No, 100000^0.886 is 26915, and 100000^0.75 is 5623. Since the total rows were 100000 and the extimate 5623, the exponent is much closer in this case to 0.75 than to 0.886.

    Arrrggh! Yep, you are correct Tom (and Gail), I used the actual result rowcount (17134) as the base instead of the total rowcount for the source table (100000).

    [font="Times New Roman"]-- RBarryYoung[/font], [font="Times New Roman"] (302)375-0451[/font] blog: MovingSQL.com, Twitter: @RBarryYoung[font="Arial Black"]
    Proactive Performance Solutions, Inc.
    [/font]
    [font="Verdana"] "Performance is our middle name."[/font]

  • WayneS

    SSC Guru

    Points: 95374

    Tom.Thomson (4/14/2010)


    Great article, it's very thorough, meticulously clear descriptions and examples, I wish we could have more articles like this.

    Thanks Tom! Nothing like a little pressure for any future articles... I sure hope I can live up to it!

    Wayne
    Microsoft Certified Master: SQL Server 2008
    Author - SQL Server T-SQL Recipes


    If you can't explain to another person how the code that you're copying from the internet works, then DON'T USE IT on a production system! After all, you will be the one supporting it!
    Links:
    For better assistance in answering your questions
    Performance Problems
    Common date/time routines
    Understanding and Using APPLY Part 1 & Part 2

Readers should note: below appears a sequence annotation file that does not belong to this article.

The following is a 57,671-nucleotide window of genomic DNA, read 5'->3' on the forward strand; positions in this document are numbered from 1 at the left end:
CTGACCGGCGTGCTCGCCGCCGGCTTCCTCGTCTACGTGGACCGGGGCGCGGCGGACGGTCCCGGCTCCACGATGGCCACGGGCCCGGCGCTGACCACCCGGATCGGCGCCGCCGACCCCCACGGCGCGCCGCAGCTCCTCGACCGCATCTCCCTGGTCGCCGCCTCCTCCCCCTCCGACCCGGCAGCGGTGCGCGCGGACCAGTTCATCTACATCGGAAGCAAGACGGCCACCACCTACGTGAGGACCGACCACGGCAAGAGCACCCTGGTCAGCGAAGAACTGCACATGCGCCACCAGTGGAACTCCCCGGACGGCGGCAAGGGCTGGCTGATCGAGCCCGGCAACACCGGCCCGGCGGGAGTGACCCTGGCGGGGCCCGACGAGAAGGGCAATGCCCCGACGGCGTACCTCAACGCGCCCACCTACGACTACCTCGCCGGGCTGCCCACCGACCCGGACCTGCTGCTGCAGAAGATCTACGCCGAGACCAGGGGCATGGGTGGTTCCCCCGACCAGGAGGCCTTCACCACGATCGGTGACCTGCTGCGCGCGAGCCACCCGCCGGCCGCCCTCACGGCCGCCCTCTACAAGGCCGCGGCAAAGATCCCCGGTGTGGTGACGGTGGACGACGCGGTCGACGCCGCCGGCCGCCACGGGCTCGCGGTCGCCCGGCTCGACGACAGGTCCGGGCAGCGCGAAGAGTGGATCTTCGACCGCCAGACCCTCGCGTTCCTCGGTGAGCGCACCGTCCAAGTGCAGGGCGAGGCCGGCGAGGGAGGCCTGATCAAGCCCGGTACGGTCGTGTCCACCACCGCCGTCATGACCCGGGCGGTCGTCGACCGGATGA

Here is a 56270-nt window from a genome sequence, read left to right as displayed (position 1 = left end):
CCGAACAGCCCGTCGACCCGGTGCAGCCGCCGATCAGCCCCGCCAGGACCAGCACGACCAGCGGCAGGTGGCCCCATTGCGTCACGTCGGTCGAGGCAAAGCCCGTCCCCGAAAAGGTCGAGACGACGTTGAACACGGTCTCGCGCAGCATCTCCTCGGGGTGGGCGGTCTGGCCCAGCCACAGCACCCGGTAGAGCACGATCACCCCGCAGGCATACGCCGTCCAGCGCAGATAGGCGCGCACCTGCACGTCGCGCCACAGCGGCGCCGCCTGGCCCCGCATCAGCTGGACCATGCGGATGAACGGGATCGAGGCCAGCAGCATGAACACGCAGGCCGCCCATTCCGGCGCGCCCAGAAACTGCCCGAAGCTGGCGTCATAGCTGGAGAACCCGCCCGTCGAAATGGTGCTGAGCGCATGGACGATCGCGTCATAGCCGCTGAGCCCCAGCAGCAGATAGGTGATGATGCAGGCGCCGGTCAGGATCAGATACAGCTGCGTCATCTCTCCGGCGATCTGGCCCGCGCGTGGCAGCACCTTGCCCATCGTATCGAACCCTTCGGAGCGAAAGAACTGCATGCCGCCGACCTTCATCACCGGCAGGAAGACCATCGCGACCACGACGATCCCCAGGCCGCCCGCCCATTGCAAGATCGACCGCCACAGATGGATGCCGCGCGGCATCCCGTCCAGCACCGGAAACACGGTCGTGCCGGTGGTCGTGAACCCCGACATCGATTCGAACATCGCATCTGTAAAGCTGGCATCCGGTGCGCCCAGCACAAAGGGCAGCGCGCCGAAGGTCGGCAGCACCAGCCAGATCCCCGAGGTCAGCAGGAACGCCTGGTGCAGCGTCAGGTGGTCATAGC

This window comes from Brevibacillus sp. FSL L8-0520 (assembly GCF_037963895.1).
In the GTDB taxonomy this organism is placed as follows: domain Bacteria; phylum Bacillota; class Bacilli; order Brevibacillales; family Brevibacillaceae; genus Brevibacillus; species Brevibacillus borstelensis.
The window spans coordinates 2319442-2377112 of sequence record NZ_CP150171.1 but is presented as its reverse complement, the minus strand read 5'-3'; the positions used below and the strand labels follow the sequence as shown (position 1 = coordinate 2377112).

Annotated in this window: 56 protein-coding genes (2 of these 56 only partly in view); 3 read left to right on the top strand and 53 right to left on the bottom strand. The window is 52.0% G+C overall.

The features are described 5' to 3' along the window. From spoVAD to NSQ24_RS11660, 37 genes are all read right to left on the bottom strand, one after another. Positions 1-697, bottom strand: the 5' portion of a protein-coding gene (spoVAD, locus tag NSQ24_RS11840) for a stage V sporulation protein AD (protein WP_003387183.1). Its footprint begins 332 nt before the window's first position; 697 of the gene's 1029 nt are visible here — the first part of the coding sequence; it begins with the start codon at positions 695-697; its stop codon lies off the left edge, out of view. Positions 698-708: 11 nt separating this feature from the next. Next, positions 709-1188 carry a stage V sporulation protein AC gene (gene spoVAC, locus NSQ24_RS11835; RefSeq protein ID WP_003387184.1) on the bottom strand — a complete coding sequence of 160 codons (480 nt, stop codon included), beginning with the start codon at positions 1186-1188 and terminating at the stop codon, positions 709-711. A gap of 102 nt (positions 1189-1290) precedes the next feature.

• WayneS

    SSC Guru

    Points: 95374

    Toby White (4/12/2010)


    Excellent article...

    Thanks Toby.

    Wayne
    Microsoft Certified Master: SQL Server 2008
    Author - SQL Server T-SQL Recipes


    If you can't explain to another person how the code that you're copying from the internet works, then DON'T USE IT on a production system! After all, you will be the one supporting it!
    Links:
    For better assistance in answering your questions
    Performance Problems
    Common date/time routines
    Understanding and Using APPLY Part 1 & Part 2

  • Gene Porter

    SSC Rookie

    Points: 35

    While you may not be able to use SELECT <columnlist> INTO <table> with table variables it's possible to use:

    insert @table

    select col1, col2...

    from someTable

    where someColumn = someValue;

    To circumvent the issue.

  • Michael H Lutz

    SSC Enthusiast

    Points: 129

    Great article. There is one thing I see though that is incorrect, the statement " This means that the execution plan for table variables will always treat the table as if it has 1 row. " is not true. I realize that SQL Server does not keep stats on indexes on table variables. But I have a counter-example to this claim.